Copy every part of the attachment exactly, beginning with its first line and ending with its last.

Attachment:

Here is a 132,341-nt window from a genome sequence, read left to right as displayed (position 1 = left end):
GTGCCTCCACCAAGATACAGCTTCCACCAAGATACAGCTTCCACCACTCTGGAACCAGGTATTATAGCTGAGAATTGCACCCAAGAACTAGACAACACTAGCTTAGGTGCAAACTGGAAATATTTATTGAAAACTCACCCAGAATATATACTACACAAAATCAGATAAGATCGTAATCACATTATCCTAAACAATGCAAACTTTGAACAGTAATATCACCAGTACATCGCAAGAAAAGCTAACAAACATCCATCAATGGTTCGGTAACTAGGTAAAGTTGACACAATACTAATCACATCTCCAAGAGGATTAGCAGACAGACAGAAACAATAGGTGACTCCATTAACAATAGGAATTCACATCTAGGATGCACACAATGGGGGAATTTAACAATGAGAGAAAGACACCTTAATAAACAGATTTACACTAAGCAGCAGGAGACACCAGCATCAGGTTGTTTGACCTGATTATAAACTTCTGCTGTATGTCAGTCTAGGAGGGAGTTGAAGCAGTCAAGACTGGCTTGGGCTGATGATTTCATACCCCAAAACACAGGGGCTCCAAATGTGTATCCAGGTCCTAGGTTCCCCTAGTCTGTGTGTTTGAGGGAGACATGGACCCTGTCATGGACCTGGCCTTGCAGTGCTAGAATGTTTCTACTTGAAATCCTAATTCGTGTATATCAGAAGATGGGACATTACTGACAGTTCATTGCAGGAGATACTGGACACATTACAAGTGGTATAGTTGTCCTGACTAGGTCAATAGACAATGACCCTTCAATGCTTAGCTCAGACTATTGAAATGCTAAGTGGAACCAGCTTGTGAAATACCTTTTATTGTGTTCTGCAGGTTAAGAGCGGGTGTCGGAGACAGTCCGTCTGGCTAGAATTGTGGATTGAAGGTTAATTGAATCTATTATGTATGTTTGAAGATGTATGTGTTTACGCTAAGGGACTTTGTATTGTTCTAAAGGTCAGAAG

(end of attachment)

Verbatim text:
Here is a 132,341-nt window from a genome sequence, read left to right as displayed (position 1 = left end):
GTGCCTCCACCAAGATACAGCTTCCACCAAGATACAGCTTCCACCACTCTGGAACCAGGTATTATAGCTGAGAATTGCACCCAAGAACTAGACAACACTAGCTTAGGTGCAAACTGGAAATATTTATTGAAAACTCACCCAGAATATATACTACACAAAATCAGATAAGATCGTAATCACATTATCCTAAACAATGCAAACTTTGAACAGTAATATCACCAGTACATCGCAAGAAAAGCTAACAAACATCCATCAATGGTTCGGTAACTAGGTAAAGTTGACACAATACTAATCACATCTCCAAGAGGATTAGCAGACAGACAGAAACAATAGGTGACTCCATTAACAATAGGAATTCACATCTAGGATGCACACAATGGGGGAATTTAACAATGAGAGAAAGACACCTTAATAAACAGATTTACACTAAGCAGCAGGAGACACCAGCATCAGGTTGTTTGACCTGATTATAAACTTCTGCTGTATGTCAGTCTAGGAGGGAGTTGAAGCAGTCAAGACTGGCTTGGGCTGATGATTTCATACCCCAAAACACAGGGGCTCCAAATGTGTATCCAGGTCCTAGGTTCCCCTAGTCTGTGTGTTTGAGGGAGACATGGACCCTGTCATGGACCTGGCCTTGCAGTGCTAGAATGTTTCTACTTGAAATCCTAATTCGTGTATATCAGAAGATGGGACATTACTGACAGTTCATTGCAGGAGATACTGGACACATTACAAGTGGTATAGTTGTCCTGACTAGGTCAATAGACAATGACCCTTCAATGCTTAGCTCAGACTATTGAAATGCTAAGTGGAACCAGCTTGTGAAATACCTTTTATTGTGTTCTGCAGGTTAAGAGCGGGTGTCGGAGACAGTCCGTCTGGCTAGAATTGTGGATTGAAGGTTAATTGAATCTATTATGTATGTTTGAAGATGTATGTGTTTACGCTAAGGGACTTTGTATTGTTCTAAAGGTCAGAAG